Estimating the costs of conserving a biodiversity hotspot: a case-study of the Cape Floristic Region, South Africa

Estimating the costs of conserving a biodiversity hotspot: a case-study of the Cape Floristic... The lack of realistic estimates of the costs of protected area establishment and effective management can hinder conservation planning and result in under-funded “paper parks” that fail to meet conservation goals. This study comprises the first comprehensive and systematic estimate of the costs of conserving a globally recognised biodiversity hotspot, the Cape Floristic Region. To our knowledge, it is also the first study to use specific relationships between protected area attributes and management costs to estimate the long-term costs of implementing a regional conservation plan. We derived a configuration for an expanded protected area system and two off-reserve mechanisms (contractual reserves and other incentive mechanisms) that achieve explicit conservation targets for biodiversity pattern and process identified in a systematic conservation planning process. Using a costing model, we then estimated the costs of establishing and maintaining this reserve system. Although the reserve system is one of many potential configurations that may achieve the designated conservation targets, the results indicate that the costs of conservation are substantial. An expenditure of $45.6 million per year, assuming a 20-year implementation horizon, is required to develop a representative reserve system, while the annual costs of maintaining this system are $24.4 million. Owing to the economies of scale, especially the marked increase in unit management costs when protected area size <600 ha, the predicted cost of managing the expanded system was only 1.2 times that of the existing system. Overall, the level of expenditure required to effectively conserve the region's biodiversity is low relative to its regional and global significance. http://www.deepdyve.com/assets/images/DeepDyve-Logo-lg.png Biological Conservation Elsevier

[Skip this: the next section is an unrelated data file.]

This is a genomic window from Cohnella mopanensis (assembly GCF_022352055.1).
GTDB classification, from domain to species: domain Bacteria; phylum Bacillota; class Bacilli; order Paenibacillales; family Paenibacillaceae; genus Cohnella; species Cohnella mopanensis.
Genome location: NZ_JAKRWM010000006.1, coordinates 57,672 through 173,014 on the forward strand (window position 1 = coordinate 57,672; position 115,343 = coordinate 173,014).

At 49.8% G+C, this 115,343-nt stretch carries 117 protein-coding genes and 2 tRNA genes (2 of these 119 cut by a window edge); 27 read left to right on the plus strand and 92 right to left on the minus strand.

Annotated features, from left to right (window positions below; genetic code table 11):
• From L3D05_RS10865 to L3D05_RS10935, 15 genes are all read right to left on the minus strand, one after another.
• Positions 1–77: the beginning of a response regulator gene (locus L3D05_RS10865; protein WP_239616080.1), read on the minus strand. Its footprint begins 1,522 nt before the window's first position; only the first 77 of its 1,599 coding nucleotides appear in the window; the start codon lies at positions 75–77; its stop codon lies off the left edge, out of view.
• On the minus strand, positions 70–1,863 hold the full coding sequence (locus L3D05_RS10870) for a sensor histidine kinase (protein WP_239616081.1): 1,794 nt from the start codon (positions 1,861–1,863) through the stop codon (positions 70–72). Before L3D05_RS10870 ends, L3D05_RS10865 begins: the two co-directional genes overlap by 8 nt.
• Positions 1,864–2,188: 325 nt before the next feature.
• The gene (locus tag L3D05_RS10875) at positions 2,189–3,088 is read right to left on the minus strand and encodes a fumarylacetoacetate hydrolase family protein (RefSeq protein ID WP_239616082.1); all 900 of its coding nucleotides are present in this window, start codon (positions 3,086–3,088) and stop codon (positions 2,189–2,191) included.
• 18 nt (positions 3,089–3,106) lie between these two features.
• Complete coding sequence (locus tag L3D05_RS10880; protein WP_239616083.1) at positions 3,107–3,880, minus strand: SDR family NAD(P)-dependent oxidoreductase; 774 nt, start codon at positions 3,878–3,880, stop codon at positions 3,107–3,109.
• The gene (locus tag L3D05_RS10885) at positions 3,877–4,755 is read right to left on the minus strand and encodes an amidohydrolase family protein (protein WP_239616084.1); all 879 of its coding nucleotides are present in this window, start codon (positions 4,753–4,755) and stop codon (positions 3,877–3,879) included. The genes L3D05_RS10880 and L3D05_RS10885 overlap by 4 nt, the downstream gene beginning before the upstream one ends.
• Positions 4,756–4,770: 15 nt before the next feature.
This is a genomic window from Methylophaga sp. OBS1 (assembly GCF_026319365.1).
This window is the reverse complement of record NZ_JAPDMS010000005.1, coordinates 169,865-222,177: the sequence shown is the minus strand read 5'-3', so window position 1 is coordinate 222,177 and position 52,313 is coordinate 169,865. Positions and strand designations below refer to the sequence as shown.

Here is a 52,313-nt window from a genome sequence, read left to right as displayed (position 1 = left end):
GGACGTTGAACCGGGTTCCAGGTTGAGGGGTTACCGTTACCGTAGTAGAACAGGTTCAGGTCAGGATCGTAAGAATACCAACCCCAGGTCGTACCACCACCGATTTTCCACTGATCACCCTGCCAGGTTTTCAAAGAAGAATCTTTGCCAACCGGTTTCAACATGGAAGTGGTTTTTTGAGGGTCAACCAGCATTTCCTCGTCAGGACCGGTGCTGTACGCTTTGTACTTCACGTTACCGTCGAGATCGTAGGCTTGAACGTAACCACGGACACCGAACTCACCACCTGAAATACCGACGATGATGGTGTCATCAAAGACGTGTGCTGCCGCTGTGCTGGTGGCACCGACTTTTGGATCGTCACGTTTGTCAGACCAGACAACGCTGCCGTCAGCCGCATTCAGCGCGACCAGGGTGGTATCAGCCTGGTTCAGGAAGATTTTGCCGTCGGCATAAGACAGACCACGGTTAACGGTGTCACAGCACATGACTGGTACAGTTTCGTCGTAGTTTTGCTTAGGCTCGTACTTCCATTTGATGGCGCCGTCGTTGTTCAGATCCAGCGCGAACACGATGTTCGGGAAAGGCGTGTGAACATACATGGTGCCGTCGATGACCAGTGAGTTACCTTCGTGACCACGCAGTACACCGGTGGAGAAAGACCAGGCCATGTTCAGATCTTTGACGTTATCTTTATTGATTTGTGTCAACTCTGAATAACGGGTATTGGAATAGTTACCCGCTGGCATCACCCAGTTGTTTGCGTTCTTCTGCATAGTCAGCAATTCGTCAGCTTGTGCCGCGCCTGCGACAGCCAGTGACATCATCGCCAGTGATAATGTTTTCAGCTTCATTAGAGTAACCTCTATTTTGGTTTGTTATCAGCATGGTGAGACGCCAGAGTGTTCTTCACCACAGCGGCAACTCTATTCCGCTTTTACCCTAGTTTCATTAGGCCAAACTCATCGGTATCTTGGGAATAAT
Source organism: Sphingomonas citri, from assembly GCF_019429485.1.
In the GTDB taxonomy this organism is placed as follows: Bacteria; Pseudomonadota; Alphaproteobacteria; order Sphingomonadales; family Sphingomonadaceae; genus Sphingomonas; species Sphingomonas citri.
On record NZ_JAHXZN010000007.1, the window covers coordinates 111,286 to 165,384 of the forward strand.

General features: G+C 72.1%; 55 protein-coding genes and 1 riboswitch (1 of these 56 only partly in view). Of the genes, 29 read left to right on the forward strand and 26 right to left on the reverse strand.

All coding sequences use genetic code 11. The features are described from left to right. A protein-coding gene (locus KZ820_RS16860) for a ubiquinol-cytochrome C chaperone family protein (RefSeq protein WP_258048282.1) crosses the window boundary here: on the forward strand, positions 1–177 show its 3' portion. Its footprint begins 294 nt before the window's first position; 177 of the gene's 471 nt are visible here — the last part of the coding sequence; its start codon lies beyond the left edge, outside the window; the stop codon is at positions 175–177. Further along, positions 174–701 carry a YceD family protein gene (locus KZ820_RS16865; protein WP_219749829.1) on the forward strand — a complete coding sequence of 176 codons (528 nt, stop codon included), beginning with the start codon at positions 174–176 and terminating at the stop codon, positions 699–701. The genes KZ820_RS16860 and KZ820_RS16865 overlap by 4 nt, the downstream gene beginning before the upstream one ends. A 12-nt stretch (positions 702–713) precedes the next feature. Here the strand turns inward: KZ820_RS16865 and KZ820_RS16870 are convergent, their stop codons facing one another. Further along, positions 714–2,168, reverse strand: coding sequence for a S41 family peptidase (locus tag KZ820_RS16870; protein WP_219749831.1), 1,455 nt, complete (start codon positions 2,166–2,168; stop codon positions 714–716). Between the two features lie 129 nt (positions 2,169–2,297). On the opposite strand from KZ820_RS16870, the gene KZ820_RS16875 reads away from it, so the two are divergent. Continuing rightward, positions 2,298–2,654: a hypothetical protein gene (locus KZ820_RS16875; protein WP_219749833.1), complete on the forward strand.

Estimating the costs of conserving a biodiversity hotspot: a case-study of the Cape Floristic Region, South Africa

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Publisher
Elsevier
Copyright
Copyright © 2003 Elsevier Science Ltd
ISSN
0006-3207
D.O.I.
10.1016/S0006-3207(02)00400-7
Publisher site
See Article on Publisher Site

Abstract

The lack of realistic estimates of the costs of protected area establishment and effective management can hinder conservation planning and result in under-funded “paper parks” that fail to meet conservation goals. This study comprises the first comprehensive and systematic estimate of the costs of conserving a globally recognised biodiversity hotspot, the Cape Floristic Region. To our knowledge, it is also the first study to use specific relationships between protected area attributes and management costs to estimate the long-term costs of implementing a regional conservation plan. We derived a configuration for an expanded protected area system and two off-reserve mechanisms (contractual reserves and other incentive mechanisms) that achieve explicit conservation targets for biodiversity pattern and process identified in a systematic conservation planning process. Using a costing model, we then estimated the costs of establishing and maintaining this reserve system. Although the reserve system is one of many potential configurations that may achieve the designated conservation targets, the results indicate that the costs of conservation are substantial. An expenditure of $45.6 million per year, assuming a 20-year implementation horizon, is required to develop a representative reserve system, while the annual costs of maintaining this system are $24.4 million. Owing to the economies of scale, especially the marked increase in unit management costs when protected area size <600 ha, the predicted cost of managing the expanded system was only 1.2 times that of the existing system. Overall, the level of expenditure required to effectively conserve the region's biodiversity is low relative to its regional and global significance.

Journal

Biological ConservationElsevier

Published: Jul 1, 2003

References

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